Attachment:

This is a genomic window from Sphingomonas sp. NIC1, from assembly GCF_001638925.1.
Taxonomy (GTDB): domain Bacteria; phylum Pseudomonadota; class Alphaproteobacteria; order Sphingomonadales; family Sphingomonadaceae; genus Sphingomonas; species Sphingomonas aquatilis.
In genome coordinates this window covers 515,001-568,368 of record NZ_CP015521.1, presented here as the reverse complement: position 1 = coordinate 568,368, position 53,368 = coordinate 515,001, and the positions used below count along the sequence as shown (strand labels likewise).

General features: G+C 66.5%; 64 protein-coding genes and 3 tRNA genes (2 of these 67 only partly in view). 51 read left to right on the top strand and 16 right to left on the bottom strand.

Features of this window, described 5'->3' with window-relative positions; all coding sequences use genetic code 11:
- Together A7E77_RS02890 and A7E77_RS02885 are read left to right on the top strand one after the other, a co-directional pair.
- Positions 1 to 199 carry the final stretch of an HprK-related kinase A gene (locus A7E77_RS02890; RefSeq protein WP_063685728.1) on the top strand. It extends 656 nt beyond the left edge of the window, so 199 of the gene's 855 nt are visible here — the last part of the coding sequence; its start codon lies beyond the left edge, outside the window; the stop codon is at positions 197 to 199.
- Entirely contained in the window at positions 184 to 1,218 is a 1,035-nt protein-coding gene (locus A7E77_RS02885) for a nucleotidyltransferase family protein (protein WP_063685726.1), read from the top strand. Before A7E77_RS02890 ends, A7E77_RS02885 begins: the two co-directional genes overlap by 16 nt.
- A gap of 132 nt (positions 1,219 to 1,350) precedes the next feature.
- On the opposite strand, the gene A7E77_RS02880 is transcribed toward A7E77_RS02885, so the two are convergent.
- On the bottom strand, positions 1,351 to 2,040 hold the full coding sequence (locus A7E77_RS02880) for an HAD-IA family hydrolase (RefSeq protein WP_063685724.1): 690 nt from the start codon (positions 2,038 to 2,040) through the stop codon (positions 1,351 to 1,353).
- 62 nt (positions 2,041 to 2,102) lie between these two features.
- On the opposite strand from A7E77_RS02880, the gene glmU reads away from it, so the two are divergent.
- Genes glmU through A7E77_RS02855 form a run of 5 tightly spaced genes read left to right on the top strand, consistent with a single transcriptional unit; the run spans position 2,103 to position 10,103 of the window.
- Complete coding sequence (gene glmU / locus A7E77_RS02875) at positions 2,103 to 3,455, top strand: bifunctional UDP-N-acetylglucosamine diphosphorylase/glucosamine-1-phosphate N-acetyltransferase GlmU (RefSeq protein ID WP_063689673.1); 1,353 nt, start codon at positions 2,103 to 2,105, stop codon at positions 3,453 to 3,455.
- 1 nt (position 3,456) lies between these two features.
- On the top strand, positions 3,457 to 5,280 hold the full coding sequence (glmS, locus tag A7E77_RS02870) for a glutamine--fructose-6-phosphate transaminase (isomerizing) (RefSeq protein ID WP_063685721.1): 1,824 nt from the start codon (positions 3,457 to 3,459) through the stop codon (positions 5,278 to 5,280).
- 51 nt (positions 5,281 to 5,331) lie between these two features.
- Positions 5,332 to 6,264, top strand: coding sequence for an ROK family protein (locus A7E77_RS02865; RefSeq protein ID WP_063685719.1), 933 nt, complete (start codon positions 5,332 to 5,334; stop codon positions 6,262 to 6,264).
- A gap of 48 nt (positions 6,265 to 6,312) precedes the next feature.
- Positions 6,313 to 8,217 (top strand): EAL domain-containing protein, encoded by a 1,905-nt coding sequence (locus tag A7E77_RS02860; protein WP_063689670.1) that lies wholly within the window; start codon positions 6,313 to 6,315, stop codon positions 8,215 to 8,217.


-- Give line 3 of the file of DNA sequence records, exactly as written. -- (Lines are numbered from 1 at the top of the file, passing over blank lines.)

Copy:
In genome coordinates this window covers 515,001-568,368 of record NZ_CP015521.1, presented here as the reverse complement: position 1 = coordinate 568,368, position 53,368 = coordinate 515,001, and the positions used below count along the sequence as shown (strand labels likewise).